Stockholm part 2

By luck and interesting corporate policies, we were “forced” to have a hotel in Gamla Stan, the oldest part of Stockholm. Wonderfully clean, incredibly well preserved, very very touristy. A few doors down from the hotel was Kungliga Slottet, the King’s Palace – precisely like Buckingham Palace, complete with a changing-of-the-guard ceremony.

I didn’t figure it out, but on this side of the building they had what I presume were “traditional” uniforms and rifles. On the other side were real active duty soldiers in modern uniform with automatic weapons…. doing their own changing-of-the-guard thing.

Apparently the King has cats that play with ping-pong balls too. He even had statues made.

A few blocks over is Stortorget – Market Square – the original real market, centrally located between the docks and the local villagers. They still have a market there in the winter. The ground floors of all the buildings in the area are now restaurants, cafes, and stores; the upper floors are most likely offices, or flats for very rich folk. There is NO parking to speak of, and no grocery store in the entire neighbourhood.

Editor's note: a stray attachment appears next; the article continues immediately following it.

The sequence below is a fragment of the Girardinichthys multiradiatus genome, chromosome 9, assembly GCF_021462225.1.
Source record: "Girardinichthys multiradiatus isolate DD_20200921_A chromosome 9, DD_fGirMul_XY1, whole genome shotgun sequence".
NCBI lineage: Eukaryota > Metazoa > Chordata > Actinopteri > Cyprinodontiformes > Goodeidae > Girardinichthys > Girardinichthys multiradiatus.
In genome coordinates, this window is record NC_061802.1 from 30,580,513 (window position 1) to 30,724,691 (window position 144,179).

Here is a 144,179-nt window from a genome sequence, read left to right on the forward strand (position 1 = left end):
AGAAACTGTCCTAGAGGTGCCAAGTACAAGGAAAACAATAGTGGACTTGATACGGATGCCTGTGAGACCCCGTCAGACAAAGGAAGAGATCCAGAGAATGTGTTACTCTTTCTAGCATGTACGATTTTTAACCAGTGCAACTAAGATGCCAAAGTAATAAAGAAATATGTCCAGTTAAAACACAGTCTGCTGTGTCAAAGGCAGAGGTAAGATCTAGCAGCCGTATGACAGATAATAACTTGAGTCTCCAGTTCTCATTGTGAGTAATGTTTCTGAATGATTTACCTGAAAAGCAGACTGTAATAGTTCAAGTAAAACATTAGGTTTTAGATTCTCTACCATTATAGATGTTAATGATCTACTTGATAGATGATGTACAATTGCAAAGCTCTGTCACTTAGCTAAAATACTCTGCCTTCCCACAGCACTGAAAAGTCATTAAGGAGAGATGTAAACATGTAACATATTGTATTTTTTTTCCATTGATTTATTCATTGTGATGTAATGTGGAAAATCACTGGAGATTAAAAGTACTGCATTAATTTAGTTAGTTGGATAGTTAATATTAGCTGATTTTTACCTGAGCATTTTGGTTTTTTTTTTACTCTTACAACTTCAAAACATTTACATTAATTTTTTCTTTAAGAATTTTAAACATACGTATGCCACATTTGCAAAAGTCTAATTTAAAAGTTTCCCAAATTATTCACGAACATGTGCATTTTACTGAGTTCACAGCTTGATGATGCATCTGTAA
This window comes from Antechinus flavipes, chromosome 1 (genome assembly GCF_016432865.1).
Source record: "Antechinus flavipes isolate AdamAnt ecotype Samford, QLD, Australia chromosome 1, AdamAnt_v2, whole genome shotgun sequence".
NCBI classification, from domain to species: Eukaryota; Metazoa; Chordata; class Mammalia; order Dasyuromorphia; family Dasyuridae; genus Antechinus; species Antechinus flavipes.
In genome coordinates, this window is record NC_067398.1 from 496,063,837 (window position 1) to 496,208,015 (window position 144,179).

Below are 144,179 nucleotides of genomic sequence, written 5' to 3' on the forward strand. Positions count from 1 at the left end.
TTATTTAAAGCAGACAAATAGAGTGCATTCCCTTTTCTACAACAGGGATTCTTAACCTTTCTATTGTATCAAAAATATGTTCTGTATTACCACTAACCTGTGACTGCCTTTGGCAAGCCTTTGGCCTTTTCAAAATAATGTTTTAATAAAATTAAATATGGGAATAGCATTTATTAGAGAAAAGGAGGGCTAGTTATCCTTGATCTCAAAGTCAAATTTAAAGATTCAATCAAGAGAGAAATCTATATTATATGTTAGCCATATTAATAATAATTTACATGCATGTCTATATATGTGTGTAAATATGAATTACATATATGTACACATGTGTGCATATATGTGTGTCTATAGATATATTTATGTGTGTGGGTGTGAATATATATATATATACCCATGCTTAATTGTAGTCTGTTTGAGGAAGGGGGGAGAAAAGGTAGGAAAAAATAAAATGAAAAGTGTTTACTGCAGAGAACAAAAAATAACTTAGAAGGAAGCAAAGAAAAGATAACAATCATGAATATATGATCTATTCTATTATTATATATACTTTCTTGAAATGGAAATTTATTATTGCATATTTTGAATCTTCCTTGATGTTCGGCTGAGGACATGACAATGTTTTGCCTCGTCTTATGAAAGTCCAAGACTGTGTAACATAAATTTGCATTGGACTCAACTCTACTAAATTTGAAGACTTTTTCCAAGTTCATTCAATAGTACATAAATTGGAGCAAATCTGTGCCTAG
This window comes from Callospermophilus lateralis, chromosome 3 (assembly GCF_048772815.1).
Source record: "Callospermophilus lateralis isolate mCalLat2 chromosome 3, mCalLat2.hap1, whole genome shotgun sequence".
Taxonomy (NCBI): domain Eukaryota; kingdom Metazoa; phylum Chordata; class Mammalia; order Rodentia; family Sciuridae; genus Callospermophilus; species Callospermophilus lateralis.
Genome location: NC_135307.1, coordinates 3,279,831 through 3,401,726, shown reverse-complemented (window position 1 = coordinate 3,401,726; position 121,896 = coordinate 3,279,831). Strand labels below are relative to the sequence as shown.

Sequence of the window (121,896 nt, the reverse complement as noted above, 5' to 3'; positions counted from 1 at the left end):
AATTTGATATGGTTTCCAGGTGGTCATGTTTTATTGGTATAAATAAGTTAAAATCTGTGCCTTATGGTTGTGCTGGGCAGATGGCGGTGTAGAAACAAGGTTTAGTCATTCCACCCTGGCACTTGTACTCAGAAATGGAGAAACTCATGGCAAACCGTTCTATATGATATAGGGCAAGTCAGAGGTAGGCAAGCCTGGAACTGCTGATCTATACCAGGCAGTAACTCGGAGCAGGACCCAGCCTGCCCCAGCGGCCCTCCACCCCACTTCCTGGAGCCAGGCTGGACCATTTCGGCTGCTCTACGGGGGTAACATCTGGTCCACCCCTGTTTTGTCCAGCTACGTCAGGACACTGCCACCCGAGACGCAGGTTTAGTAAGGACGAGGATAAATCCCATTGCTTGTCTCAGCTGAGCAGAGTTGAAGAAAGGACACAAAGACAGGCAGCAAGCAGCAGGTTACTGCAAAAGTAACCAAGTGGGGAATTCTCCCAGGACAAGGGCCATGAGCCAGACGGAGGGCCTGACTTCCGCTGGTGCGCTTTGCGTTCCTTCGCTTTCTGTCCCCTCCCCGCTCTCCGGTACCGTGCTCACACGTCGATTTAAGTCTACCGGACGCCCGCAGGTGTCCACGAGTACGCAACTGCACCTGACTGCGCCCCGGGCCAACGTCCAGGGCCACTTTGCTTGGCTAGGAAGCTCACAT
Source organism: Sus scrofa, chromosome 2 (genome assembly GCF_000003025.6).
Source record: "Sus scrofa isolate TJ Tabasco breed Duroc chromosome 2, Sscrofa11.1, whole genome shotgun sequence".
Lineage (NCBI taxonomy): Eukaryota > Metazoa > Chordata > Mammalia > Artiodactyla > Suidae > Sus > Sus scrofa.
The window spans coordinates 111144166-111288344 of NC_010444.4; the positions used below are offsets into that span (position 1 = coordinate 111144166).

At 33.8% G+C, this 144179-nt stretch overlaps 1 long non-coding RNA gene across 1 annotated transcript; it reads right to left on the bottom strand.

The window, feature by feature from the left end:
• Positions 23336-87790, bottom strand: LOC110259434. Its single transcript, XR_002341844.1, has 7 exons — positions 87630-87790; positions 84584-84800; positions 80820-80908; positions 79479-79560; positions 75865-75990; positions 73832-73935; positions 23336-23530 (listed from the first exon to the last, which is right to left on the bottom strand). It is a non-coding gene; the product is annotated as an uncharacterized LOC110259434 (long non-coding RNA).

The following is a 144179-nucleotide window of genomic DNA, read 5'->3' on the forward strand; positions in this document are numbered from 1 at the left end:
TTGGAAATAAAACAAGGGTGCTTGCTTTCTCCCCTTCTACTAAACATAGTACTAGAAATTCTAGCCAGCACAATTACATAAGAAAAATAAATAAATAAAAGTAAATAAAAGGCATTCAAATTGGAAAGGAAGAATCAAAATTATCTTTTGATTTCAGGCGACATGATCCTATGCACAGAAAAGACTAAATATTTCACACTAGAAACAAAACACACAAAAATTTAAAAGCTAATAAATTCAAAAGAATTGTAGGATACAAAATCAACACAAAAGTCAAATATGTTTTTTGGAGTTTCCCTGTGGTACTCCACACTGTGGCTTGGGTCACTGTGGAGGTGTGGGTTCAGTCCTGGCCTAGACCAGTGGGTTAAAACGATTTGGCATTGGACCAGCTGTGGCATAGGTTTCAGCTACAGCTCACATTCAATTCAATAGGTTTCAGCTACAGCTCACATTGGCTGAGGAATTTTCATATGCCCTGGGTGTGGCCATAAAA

Right on the square is the Nobel Museum. One fact I didn’t know: Alfred Nobel, the originator of the World Peace Prize, earned his substantial fortune by…. inventing dynamite.

This is a typical Swedish restaurant, also right on the square. They all have blankets so you can sit outside even when it’s cold.

We ate there, I had the meatballs. (No, really, I had the meatballs – when in Sweden you may as well try them once –  not bad, but the moose carpacchio appetizer was better).